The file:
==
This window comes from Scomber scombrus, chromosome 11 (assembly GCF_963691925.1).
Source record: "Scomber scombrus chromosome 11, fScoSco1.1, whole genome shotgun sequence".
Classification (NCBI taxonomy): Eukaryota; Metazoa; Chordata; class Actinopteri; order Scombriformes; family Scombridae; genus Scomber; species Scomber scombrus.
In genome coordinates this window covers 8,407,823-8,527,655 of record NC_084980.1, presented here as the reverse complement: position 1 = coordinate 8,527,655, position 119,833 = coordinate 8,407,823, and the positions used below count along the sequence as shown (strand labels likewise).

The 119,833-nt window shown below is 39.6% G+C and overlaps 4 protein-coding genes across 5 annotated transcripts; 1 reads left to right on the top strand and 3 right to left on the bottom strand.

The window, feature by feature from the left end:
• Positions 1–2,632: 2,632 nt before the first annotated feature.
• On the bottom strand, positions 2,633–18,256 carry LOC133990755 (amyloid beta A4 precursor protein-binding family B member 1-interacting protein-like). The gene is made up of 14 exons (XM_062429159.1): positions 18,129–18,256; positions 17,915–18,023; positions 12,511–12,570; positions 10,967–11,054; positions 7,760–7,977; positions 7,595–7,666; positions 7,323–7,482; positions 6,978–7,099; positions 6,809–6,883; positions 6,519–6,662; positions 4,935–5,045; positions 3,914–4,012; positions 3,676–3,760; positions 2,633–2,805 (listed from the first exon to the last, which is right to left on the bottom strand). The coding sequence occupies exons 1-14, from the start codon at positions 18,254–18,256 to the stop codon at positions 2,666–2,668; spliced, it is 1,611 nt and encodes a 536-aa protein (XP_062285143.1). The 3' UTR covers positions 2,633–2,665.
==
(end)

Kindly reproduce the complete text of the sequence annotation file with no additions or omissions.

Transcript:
This window comes from Scomber scombrus, chromosome 11 (assembly GCF_963691925.1).
Source record: "Scomber scombrus chromosome 11, fScoSco1.1, whole genome shotgun sequence".
Classification (NCBI taxonomy): Eukaryota; Metazoa; Chordata; class Actinopteri; order Scombriformes; family Scombridae; genus Scomber; species Scomber scombrus.
In genome coordinates this window covers 8,407,823-8,527,655 of record NC_084980.1, presented here as the reverse complement: position 1 = coordinate 8,527,655, position 119,833 = coordinate 8,407,823, and the positions used below count along the sequence as shown (strand labels likewise).

The 119,833-nt window shown below is 39.6% G+C and overlaps 4 protein-coding genes across 5 annotated transcripts; 1 reads left to right on the top strand and 3 right to left on the bottom strand.

The window, feature by feature from the left end:
• Positions 1–2,632: 2,632 nt before the first annotated feature.
• On the bottom strand, positions 2,633–18,256 carry LOC133990755 (amyloid beta A4 precursor protein-binding family B member 1-interacting protein-like). The gene is made up of 14 exons (XM_062429159.1): positions 18,129–18,256; positions 17,915–18,023; positions 12,511–12,570; positions 10,967–11,054; positions 7,760–7,977; positions 7,595–7,666; positions 7,323–7,482; positions 6,978–7,099; positions 6,809–6,883; positions 6,519–6,662; positions 4,935–5,045; positions 3,914–4,012; positions 3,676–3,760; positions 2,633–2,805 (listed from the first exon to the last, which is right to left on the bottom strand). The coding sequence occupies exons 1-14, from the start codon at positions 18,254–18,256 to the stop codon at positions 2,666–2,668; spliced, it is 1,611 nt and encodes a 536-aa protein (XP_062285143.1). The 3' UTR covers positions 2,633–2,665.